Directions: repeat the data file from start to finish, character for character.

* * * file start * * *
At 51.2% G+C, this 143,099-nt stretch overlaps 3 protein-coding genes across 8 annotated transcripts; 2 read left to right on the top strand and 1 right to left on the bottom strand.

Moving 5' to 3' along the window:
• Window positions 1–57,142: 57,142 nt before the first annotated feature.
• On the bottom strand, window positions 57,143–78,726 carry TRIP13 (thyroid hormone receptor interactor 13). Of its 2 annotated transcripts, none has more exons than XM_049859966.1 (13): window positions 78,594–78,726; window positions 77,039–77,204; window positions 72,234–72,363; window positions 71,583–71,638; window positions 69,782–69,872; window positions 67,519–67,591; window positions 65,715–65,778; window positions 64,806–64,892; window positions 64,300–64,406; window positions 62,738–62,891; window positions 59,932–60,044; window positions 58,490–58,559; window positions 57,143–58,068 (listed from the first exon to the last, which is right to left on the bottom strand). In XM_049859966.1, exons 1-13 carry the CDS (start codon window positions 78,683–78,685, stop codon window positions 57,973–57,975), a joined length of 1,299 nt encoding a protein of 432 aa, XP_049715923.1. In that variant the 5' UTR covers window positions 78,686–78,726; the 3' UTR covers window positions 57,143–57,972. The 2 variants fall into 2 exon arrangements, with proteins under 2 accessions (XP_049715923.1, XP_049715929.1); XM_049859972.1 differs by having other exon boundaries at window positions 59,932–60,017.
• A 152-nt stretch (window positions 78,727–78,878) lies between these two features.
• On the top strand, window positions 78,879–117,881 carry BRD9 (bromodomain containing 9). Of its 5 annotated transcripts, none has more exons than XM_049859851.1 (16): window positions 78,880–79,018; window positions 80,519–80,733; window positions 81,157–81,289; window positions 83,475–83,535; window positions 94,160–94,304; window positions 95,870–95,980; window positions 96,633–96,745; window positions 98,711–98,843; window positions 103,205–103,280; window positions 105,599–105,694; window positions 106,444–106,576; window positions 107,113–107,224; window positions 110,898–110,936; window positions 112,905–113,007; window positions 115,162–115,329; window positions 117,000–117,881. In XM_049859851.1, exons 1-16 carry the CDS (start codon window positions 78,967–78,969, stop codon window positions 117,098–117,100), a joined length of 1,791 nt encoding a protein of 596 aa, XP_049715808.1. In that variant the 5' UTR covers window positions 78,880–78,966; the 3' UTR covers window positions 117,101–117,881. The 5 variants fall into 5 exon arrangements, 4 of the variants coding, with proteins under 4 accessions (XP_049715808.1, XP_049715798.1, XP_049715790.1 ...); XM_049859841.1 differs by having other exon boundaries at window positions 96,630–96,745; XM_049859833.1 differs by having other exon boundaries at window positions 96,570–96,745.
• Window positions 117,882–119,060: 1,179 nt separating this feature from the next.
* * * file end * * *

At 51.2% G+C, this 143,099-nt stretch overlaps 3 protein-coding genes across 8 annotated transcripts; 2 read left to right on the top strand and 1 right to left on the bottom strand.

Moving 5' to 3' along the window:
• Window positions 1–57,142: 57,142 nt before the first annotated feature.
• On the bottom strand, window positions 57,143–78,726 carry TRIP13 (thyroid hormone receptor interactor 13). Of its 2 annotated transcripts, none has more exons than XM_049859966.1 (13): window positions 78,594–78,726; window positions 77,039–77,204; window positions 72,234–72,363; window positions 71,583–71,638; window positions 69,782–69,872; window positions 67,519–67,591; window positions 65,715–65,778; window positions 64,806–64,892; window positions 64,300–64,406; window positions 62,738–62,891; window positions 59,932–60,044; window positions 58,490–58,559; window positions 57,143–58,068 (listed from the first exon to the last, which is right to left on the bottom strand). In XM_049859966.1, exons 1-13 carry the CDS (start codon window positions 78,683–78,685, stop codon window positions 57,973–57,975), a joined length of 1,299 nt encoding a protein of 432 aa, XP_049715923.1. In that variant the 5' UTR covers window positions 78,686–78,726; the 3' UTR covers window positions 57,143–57,972. The 2 variants fall into 2 exon arrangements, with proteins under 2 accessions (XP_049715923.1, XP_049715929.1); XM_049859972.1 differs by having other exon boundaries at window positions 59,932–60,017.
• A 152-nt stretch (window positions 78,727–78,878) lies between these two features.
• On the top strand, window positions 78,879–117,881 carry BRD9 (bromodomain containing 9). Of its 5 annotated transcripts, none has more exons than XM_049859851.1 (16): window positions 78,880–79,018; window positions 80,519–80,733; window positions 81,157–81,289; window positions 83,475–83,535; window positions 94,160–94,304; window positions 95,870–95,980; window positions 96,633–96,745; window positions 98,711–98,843; window positions 103,205–103,280; window positions 105,599–105,694; window positions 106,444–106,576; window positions 107,113–107,224; window positions 110,898–110,936; window positions 112,905–113,007; window positions 115,162–115,329; window positions 117,000–117,881. In XM_049859851.1, exons 1-16 carry the CDS (start codon window positions 78,967–78,969, stop codon window positions 117,098–117,100), a joined length of 1,791 nt encoding a protein of 596 aa, XP_049715808.1. In that variant the 5' UTR covers window positions 78,880–78,966; the 3' UTR covers window positions 117,101–117,881. The 5 variants fall into 5 exon arrangements, 4 of the variants coding, with proteins under 4 accessions (XP_049715808.1, XP_049715798.1, XP_049715790.1 ...); XM_049859841.1 differs by having other exon boundaries at window positions 96,630–96,745; XM_049859833.1 differs by having other exon boundaries at window positions 96,570–96,745.
• Window positions 117,882–119,060: 1,179 nt separating this feature from the next.